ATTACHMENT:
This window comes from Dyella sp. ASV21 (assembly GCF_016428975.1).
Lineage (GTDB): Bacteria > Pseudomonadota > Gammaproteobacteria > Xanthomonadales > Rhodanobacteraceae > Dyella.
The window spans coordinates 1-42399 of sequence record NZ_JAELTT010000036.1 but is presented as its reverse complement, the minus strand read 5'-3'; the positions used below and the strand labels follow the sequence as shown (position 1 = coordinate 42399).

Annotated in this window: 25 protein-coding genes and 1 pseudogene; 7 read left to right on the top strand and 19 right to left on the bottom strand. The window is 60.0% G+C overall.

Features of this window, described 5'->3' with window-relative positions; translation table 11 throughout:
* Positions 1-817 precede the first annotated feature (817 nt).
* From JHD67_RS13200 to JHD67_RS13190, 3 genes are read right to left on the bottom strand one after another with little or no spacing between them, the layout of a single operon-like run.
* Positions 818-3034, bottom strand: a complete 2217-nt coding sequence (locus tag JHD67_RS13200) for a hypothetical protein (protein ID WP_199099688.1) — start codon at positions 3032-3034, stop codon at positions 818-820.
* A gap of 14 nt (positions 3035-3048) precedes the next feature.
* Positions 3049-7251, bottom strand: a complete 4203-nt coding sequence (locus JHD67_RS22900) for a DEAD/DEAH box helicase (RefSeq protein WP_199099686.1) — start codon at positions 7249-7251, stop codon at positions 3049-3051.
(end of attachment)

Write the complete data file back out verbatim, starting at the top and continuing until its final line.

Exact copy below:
This window comes from Dyella sp. ASV21 (assembly GCF_016428975.1).
Lineage (GTDB): Bacteria > Pseudomonadota > Gammaproteobacteria > Xanthomonadales > Rhodanobacteraceae > Dyella.
The window spans coordinates 1-42399 of sequence record NZ_JAELTT010000036.1 but is presented as its reverse complement, the minus strand read 5'-3'; the positions used below and the strand labels follow the sequence as shown (position 1 = coordinate 42399).

Annotated in this window: 25 protein-coding genes and 1 pseudogene; 7 read left to right on the top strand and 19 right to left on the bottom strand. The window is 60.0% G+C overall.

Features of this window, described 5'->3' with window-relative positions; translation table 11 throughout:
* Positions 1-817 precede the first annotated feature (817 nt).
* From JHD67_RS13200 to JHD67_RS13190, 3 genes are read right to left on the bottom strand one after another with little or no spacing between them, the layout of a single operon-like run.
* Positions 818-3034, bottom strand: a complete 2217-nt coding sequence (locus tag JHD67_RS13200) for a hypothetical protein (protein ID WP_199099688.1) — start codon at positions 3032-3034, stop codon at positions 818-820.
* A gap of 14 nt (positions 3035-3048) precedes the next feature.
* Positions 3049-7251, bottom strand: a complete 4203-nt coding sequence (locus JHD67_RS22900) for a DEAD/DEAH box helicase (RefSeq protein WP_199099686.1) — start codon at positions 7249-7251, stop codon at positions 3049-3051.